Collateralised loan obligations gain traction with German institutions
Two major asset managers have launched collateralised loan obligations (CLO) funds in Germany in recent weeks as appetite grows for the asset class.
US-based Neuberger Berman and Germany’s Union Investment have both launched their first CLO products.
Neuberger Berman’s fund – registered in Germany, Austria and Switzerland – focuses on CLO mezzanine investments, while Union’s structured credit product invests “mainly” in CLOs.
Dik van Lomwel, head of EMEA and Latin America at Neuberger Berman, said: “We have seen significant interest from clients who are comfortable with non-investment grade credit and are looking to capture the additional yield and fundamental credit enhancement offered by CLO debt.”
Barbara Pohlmann, portfolio manager at Union Investment, said securitisations were “largely immune” to interest rate movements.
Analysts at investment bank Wells Fargo have forecast a new record high of for CLO issuance this year of roughly $150bn (€129bn), beating the previous high of $123.6bn in 2014.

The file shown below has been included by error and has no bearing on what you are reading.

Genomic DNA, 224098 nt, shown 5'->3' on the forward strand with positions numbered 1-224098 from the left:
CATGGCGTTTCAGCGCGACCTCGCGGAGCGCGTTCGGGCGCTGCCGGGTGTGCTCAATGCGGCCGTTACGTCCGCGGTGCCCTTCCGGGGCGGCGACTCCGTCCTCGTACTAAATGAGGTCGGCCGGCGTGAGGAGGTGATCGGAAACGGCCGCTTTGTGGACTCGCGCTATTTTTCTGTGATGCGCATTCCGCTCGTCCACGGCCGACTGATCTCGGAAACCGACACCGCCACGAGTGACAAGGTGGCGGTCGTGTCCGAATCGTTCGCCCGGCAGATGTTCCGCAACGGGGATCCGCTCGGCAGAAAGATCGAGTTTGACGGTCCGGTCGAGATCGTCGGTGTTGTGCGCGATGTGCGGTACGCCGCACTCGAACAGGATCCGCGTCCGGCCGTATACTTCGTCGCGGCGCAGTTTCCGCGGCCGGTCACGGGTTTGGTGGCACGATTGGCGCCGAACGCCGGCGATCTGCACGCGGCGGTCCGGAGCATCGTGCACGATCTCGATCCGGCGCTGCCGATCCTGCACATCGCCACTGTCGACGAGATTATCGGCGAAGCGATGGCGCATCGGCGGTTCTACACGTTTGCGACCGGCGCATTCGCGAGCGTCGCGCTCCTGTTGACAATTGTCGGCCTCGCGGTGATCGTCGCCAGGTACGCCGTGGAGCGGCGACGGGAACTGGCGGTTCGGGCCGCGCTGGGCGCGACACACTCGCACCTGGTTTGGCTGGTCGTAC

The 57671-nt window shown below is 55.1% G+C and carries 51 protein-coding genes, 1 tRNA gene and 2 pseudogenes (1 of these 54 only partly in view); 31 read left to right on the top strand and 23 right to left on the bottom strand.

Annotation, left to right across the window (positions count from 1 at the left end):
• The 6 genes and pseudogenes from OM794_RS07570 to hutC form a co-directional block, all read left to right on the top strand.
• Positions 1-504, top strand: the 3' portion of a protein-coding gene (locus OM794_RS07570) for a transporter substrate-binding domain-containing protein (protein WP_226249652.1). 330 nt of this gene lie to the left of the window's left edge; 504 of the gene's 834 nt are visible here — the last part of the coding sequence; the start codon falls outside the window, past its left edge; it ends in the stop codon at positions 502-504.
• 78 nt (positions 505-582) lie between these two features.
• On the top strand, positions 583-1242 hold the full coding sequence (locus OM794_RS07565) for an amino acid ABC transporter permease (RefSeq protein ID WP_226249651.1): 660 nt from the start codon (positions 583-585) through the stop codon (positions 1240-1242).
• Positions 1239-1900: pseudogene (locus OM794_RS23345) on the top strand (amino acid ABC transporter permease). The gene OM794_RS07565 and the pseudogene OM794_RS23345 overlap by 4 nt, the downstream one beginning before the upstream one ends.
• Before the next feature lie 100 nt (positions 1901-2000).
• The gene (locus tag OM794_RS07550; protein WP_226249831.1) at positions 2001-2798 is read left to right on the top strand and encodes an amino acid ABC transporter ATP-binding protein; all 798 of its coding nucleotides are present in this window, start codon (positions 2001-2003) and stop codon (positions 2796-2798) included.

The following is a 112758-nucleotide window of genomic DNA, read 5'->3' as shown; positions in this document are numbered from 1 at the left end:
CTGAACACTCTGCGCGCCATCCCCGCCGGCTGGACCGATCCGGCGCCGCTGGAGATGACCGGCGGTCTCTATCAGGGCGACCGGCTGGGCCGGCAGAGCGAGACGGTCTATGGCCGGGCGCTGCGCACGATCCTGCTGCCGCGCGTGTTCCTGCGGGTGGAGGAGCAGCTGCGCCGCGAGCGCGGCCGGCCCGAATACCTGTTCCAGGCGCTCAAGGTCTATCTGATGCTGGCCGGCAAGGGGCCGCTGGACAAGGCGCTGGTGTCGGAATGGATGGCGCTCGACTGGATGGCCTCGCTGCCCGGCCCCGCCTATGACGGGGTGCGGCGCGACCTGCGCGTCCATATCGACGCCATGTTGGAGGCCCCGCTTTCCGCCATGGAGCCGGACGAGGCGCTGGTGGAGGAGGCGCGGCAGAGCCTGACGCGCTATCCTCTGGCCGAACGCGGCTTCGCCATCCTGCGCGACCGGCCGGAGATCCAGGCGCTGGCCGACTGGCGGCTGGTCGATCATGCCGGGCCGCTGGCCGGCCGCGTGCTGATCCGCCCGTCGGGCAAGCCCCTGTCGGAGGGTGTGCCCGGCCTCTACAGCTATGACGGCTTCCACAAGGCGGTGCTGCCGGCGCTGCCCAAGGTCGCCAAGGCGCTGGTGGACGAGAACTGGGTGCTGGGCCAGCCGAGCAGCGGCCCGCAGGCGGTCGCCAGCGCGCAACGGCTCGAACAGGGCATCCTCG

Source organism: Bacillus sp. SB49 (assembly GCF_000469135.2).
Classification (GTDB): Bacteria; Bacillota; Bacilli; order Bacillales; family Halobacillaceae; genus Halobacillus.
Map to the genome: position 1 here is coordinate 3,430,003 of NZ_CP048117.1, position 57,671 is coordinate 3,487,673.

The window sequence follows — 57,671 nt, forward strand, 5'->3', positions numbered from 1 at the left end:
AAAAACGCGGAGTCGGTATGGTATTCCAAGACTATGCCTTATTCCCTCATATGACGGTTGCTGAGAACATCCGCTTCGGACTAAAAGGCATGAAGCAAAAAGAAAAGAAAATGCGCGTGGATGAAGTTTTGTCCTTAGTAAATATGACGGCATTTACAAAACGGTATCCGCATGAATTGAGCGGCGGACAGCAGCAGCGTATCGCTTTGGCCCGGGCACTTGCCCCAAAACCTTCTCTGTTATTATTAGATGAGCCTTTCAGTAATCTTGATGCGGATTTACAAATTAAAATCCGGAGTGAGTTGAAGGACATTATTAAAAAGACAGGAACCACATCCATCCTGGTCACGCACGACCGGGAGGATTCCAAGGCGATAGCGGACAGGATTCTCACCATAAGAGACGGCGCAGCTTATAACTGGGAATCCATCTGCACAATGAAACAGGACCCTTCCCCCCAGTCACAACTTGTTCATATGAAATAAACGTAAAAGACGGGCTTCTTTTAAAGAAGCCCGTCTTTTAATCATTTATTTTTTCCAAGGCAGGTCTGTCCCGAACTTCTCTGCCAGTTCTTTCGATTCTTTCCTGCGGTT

Growing interest in structured credit from institutional investors – including typically more conservative German allocators – reflected a maturing market, but Swiss consultancy Siglo also noted a psychological effect in the wake of the 2008-09 financial crisis.
“The promised high liquidity of a lot of funds and [exchange-traded funds] containing illiquid instruments drives cold sweat down our backs,” the analysts said in a newsletter.
They added that investors had learned that “illiquid investments are more consequent in their illiquidity and therefore hold less potential for negative surprises”.
The Siglo research team warned about asset-liability mismatch in times of crisis if all investors and managers wanted to get rid of assets at the same time.
With truly illiquid strategies and products, the investors should be aware from the start that these investments cannot be sold easily on short notice, Siglo said.
“In a time of low interest rates it would be a shame not to look into illiquidity premiums as they can significantly raise the expected return,” Siglo added.